Keith Lancaster 

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I have retained Keith's original spelling:

Note: The reports have been scanned in as written. I have included the height and distance indications, e.g.:
(1000'- 12m.- 4.45p.m.)
which read as follows: height in feet - miles for the day - time.

The unclimbed sections of sheer-walled, knife-ridged Cyrian had long been intensifying their challenge but it was not until early 1950, by taking advantage of a Launceston Walking Club trip in that area, that we tried conclusions with the steep rock-climb.

On Friday, Jan. 27th., Jack Daniel, Bob Crawford and I left Launceston at 6.15 p.m. with Bob's trailer and boat in tow. The sky was clear and the weather admirable. Encountering en route a little car trouble which was expeditiously overcome by the in¬tervention of Bob, we made the journey to Cynthia Bay and camped there for the night (2420' - 118m. - 11.25 p.m.).

Sleep was curtailed through the noisy arrival of the remainder of the party and 5 a.m. found us all astir. After breakfast, we started off up the lake in Bob's boat accompanied by three other passengers. Reaching the Narcissus (2430' - 7.50 a.m.), it became obvious we were in for a warm, cloudless day. Leaving the Narcissus behind at 8.10 a.m., Jack, Bob and I packed our swags along the track, passing Nichol’s Hut (2500' – l¼m. - 8.36-43 a.m.) and gaining the Pine Valley Hut (2700' - 5m. - 10.50 a.m.). After a spell here, we resumed at 11.20 a.m. taking the Acropolis track as far as the Cephasus [Cephissus] Creek crossing and then proceeded up-stream along the left bank of the stream. The forest going was cool and quite a change from the open plain. Remarkable specimens of Huon, King Billy and Pencil pines lined the way plus a number of myrtles, gums and smaller fry. Several tiny waterfalls added to the attractions as we followed the creek northwards. After about a mile we crossed to the right bank of the stream but found the growth more difficult. After stopping for dinner (2840' – 6½m. - 12.13-1.3 p.m.), we returned to the left bank which we finally left as the rock-slide running down from Cyrian showed up on our right.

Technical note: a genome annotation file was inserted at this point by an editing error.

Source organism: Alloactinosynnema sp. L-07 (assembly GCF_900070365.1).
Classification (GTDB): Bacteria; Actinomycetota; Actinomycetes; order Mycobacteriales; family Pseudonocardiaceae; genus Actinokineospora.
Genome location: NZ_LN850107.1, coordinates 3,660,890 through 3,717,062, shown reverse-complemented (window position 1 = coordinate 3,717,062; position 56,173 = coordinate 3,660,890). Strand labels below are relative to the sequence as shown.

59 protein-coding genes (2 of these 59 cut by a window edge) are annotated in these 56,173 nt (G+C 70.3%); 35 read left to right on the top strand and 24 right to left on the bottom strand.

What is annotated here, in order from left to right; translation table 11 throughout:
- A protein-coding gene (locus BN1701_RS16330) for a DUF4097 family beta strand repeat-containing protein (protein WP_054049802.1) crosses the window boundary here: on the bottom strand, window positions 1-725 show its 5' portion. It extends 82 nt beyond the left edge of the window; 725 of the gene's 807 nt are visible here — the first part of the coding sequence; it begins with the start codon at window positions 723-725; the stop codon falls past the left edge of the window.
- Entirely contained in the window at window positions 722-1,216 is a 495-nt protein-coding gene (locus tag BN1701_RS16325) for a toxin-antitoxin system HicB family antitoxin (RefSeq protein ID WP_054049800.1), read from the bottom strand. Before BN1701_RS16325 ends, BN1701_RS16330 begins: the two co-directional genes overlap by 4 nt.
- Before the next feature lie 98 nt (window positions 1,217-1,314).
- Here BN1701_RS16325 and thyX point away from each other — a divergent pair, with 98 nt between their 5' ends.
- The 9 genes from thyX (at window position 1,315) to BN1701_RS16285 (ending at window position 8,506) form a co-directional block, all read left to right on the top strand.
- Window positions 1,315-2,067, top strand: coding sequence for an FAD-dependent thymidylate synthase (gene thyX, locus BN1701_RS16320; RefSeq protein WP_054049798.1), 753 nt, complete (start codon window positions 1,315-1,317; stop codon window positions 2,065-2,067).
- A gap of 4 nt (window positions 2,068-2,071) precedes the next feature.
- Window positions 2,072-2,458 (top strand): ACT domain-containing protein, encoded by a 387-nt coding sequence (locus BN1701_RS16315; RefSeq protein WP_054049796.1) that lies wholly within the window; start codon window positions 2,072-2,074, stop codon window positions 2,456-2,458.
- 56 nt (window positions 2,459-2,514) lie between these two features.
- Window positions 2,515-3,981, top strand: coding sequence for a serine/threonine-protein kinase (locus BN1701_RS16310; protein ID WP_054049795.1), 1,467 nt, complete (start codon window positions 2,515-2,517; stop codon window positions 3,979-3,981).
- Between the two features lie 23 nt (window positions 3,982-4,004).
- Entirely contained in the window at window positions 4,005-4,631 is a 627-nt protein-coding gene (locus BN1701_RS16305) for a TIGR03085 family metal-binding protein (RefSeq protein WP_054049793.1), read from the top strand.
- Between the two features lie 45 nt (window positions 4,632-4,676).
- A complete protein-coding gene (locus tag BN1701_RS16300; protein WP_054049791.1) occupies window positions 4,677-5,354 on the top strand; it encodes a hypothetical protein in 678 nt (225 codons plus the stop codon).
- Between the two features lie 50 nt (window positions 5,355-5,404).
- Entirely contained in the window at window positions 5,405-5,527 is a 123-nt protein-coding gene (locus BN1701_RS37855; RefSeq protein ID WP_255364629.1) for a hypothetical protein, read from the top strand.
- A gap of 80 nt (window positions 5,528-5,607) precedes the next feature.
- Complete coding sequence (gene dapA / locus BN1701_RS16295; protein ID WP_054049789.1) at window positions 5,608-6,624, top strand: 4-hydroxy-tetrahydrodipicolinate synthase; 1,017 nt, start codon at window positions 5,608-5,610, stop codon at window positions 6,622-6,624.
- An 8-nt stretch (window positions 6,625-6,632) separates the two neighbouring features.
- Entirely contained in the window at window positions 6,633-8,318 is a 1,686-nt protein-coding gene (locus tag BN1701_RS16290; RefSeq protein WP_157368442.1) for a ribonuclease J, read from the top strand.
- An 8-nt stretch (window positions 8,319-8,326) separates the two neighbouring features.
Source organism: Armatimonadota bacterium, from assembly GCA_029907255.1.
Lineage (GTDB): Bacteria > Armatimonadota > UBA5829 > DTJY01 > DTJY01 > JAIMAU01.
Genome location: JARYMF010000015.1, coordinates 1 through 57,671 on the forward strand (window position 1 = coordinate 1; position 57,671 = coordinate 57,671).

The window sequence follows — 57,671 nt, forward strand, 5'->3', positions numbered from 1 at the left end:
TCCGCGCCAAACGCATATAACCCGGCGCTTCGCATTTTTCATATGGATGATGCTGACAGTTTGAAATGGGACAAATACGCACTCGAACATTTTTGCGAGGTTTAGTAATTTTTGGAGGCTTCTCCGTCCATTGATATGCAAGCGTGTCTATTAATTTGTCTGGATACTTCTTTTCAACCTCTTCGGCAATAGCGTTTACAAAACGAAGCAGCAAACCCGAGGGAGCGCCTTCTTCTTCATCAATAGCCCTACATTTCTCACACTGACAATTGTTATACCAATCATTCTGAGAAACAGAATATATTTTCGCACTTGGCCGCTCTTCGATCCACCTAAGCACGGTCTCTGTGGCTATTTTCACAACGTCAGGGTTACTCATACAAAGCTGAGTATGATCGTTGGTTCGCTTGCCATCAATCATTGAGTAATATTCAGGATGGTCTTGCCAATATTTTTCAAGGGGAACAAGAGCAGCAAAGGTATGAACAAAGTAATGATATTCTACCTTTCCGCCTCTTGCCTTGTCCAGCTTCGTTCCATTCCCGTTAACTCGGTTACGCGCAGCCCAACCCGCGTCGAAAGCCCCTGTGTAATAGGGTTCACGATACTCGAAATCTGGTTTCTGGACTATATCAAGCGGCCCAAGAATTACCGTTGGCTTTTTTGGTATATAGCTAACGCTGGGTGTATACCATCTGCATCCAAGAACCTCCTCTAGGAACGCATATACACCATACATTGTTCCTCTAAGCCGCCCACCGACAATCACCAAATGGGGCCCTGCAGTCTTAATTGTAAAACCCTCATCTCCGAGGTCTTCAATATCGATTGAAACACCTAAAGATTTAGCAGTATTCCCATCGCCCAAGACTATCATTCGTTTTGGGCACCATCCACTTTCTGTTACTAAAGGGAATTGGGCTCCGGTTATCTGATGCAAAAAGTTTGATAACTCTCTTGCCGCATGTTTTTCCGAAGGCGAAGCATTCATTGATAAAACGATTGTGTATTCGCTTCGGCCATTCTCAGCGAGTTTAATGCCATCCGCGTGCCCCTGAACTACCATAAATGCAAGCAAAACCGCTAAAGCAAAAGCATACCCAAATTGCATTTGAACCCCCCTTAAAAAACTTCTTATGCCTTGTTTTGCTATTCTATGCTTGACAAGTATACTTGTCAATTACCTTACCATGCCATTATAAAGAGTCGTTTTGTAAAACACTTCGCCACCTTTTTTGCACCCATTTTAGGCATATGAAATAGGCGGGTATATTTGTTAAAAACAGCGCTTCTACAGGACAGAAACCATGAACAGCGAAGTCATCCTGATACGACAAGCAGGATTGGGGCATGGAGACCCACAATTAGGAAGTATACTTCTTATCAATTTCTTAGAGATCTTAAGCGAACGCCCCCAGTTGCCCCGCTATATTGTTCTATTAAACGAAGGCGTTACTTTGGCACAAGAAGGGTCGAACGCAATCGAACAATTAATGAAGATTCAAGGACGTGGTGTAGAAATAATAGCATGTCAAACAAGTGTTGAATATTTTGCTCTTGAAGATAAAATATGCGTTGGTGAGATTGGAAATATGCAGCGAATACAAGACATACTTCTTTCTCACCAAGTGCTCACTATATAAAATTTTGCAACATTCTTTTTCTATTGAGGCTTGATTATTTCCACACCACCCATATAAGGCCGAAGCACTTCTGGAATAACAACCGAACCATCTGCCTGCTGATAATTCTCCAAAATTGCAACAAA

Reaching the base of the rock-slide (9m.) about 2.30 p.m. after scrambling through some fagus, we found it hot, arduous work toiling up the steep slide in warm sunshine with heavy packs. It was about 3.30 p.m. before, after several brief spells, we gained the top of the slide at the base of the cliffs of Cyrian. With the base of the rock-climb accomplished and the hour too late for a serious effort to gain the top, our immediate need was to consolidate our position and find a camping spot in the vicinity. The top of the slide was not so attractive as it possessed no flat shelf on which to erect the tent and the only water available was a few drips coming down the steep rock-gully above. Dumping the packs here, I explored possibilities around the cliff-face to the left and, although I worked around almost to the base of the Rifle Sight, I was unable to find any water whatsoever. Upon returning to the top of the slide (11m.), it was found that the billies and mugs were catching enough water to tide us through, so we set to creating a small flat shelf amongst some broken rock nearby. After considerable labour, a fairly flat rock-base was established on which we lined a quantity of twigs with a top dressing of pandanni leaves from a group of stunted pandannis near at hand. By the time the tent was in position and tea ready, twilight was with us and we turned in about 9 p.m. in comfortable quarters with a clear sky above except for a few clouds in the extreme west.